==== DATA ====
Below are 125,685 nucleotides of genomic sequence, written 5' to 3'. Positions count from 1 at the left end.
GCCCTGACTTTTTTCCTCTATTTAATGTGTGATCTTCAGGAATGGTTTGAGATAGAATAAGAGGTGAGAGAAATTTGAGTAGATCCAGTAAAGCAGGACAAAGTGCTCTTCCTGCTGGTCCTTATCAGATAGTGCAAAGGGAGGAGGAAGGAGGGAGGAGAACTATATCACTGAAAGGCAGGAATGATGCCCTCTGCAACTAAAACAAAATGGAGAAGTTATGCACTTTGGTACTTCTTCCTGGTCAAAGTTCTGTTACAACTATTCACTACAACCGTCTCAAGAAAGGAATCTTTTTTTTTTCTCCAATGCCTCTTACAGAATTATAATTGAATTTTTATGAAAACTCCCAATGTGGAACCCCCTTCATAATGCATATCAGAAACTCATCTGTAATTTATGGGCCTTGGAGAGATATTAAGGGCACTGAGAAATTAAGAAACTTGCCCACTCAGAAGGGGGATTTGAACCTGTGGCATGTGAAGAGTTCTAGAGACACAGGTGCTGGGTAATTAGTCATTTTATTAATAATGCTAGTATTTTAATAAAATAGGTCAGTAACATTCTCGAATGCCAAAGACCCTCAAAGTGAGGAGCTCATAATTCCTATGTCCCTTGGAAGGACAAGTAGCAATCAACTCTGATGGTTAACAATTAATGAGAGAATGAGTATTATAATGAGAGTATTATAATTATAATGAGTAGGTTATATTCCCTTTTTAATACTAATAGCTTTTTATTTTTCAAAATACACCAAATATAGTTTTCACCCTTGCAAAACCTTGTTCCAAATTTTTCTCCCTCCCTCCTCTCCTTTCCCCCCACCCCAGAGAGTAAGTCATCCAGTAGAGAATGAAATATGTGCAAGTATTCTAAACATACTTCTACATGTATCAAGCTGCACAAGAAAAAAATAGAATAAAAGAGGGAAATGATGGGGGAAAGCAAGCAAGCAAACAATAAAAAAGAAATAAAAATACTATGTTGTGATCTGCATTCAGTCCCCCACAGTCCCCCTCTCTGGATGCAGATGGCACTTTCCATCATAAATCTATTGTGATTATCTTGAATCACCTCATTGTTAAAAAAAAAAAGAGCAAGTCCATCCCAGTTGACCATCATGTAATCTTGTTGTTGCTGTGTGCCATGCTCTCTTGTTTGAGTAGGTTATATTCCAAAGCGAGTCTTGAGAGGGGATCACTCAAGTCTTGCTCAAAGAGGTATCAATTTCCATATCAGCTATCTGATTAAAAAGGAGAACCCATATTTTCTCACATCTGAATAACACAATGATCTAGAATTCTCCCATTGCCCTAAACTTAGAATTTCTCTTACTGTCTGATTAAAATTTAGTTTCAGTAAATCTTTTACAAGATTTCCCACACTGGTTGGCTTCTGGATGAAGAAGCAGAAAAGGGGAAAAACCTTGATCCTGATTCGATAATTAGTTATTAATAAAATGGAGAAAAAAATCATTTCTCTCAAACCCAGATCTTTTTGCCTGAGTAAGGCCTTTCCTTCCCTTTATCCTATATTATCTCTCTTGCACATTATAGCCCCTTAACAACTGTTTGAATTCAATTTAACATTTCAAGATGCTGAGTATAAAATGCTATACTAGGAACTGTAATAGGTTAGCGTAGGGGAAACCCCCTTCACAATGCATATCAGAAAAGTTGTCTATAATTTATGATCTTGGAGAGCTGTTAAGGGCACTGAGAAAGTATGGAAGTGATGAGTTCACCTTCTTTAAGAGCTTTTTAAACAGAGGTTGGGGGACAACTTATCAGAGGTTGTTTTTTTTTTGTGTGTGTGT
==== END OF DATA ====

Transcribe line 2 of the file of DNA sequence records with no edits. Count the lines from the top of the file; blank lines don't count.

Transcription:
GCCCTGACTTTTTTCCTCTATTTAATGTGTGATCTTCAGGAATGGTTTGAGATAGAATAAGAGGTGAGAGAAATTTGAGTAGATCCAGTAAAGCAGGACAAAGTGCTCTTCCTGCTGGTCCTTATCAGATAGTGCAAAGGGAGGAGGAAGGAGGGAGGAGAACTATATCACTGAAAGGCAGGAATGATGCCCTCTGCAACTAAAACAAAATGGAGAAGTTATGCACTTTGGTACTTCTTCCTGGTCAAAGTTCTGTTACAACTATTCACTACAACCGTCTCAAGAAAGGAATCTTTTTTTTTTCTCCAATGCCTCTTACAGAATTATAATTGAATTTTTATGAAAACTCCCAATGTGGAACCCCCTTCATAATGCATATCAGAAACTCATCTGTAATTTATGGGCCTTGGAGAGATATTAAGGGCACTGAGAAATTAAGAAACTTGCCCACTCAGAAGGGGGATTTGAACCTGTGGCATGTGAAGAGTTCTAGAGACACAGGTGCTGGGTAATTAGTCATTTTATTAATAATGCTAGTATTTTAATAAAATAGGTCAGTAACATTCTCGAATGCCAAAGACCCTCAAAGTGAGGAGCTCATAATTCCTATGTCCCTTGGAAGGACAAGTAGCAATCAACTCTGATGGTTAACAATTAATGAGAGAATGAGTATTATAATGAGAGTATTATAATTATAATGAGTAGGTTATATTCCCTTTTTAATACTAATAGCTTTTTATTTTTCAAAATACACCAAATATAGTTTTCACCCTTGCAAAACCTTGTTCCAAATTTTTCTCCCTCCCTCCTCTCCTTTCCCCCCACCCCAGAGAGTAAGTCATCCAGTAGAGAATGAAATATGTGCAAGTATTCTAAACATACTTCTACATGTATCAAGCTGCACAAGAAAAAAATAGAATAAAAGAGGGAAATGATGGGGGAAAGCAAGCAAGCAAACAATAAAAAAGAAATAAAAATACTATGTTGTGATCTGCATTCAGTCCCCCACAGTCCCCCTCTCTGGATGCAGATGGCACTTTCCATCATAAATCTATTGTGATTATCTTGAATCACCTCATTGTTAAAAAAAAAAAGAGCAAGTCCATCCCAGTTGACCATCATGTAATCTTGTTGTTGCTGTGTGCCATGCTCTCTTGTTTGAGTAGGTTATATTCCAAAGCGAGTCTTGAGAGGGGATCACTCAAGTCTTGCTCAAAGAGGTATCAATTTCCATATCAGCTATCTGATTAAAAAGGAGAACCCATATTTTCTCACATCTGAATAACACAATGATCTAGAATTCTCCCATTGCCCTAAACTTAGAATTTCTCTTACTGTCTGATTAAAATTTAGTTTCAGTAAATCTTTTACAAGATTTCCCACACTGGTTGGCTTCTGGATGAAGAAGCAGAAAAGGGGAAAAACCTTGATCCTGATTCGATAATTAGTTATTAATAAAATGGAGAAAAAAATCATTTCTCTCAAACCCAGATCTTTTTGCCTGAGTAAGGCCTTTCCTTCCCTTTATCCTATATTATCTCTCTTGCACATTATAGCCCCTTAACAACTGTTTGAATTCAATTTAACATTTCAAGATGCTGAGTATAAAATGCTATACTAGGAACTGTAATAGGTTAGCGTAGGGGAAACCCCCTTCACAATGCATATCAGAAAAGTTGTCTATAATTTATGATCTTGGAGAGCTGTTAAGGGCACTGAGAAAGTATGGAAGTGATGAGTTCACCTTCTTTAAGAGCTTTTTAAACAGAGGTTGGGGGACAACTTATCAGAGGTTGTTTTTTTTTTGTGTGTGTGT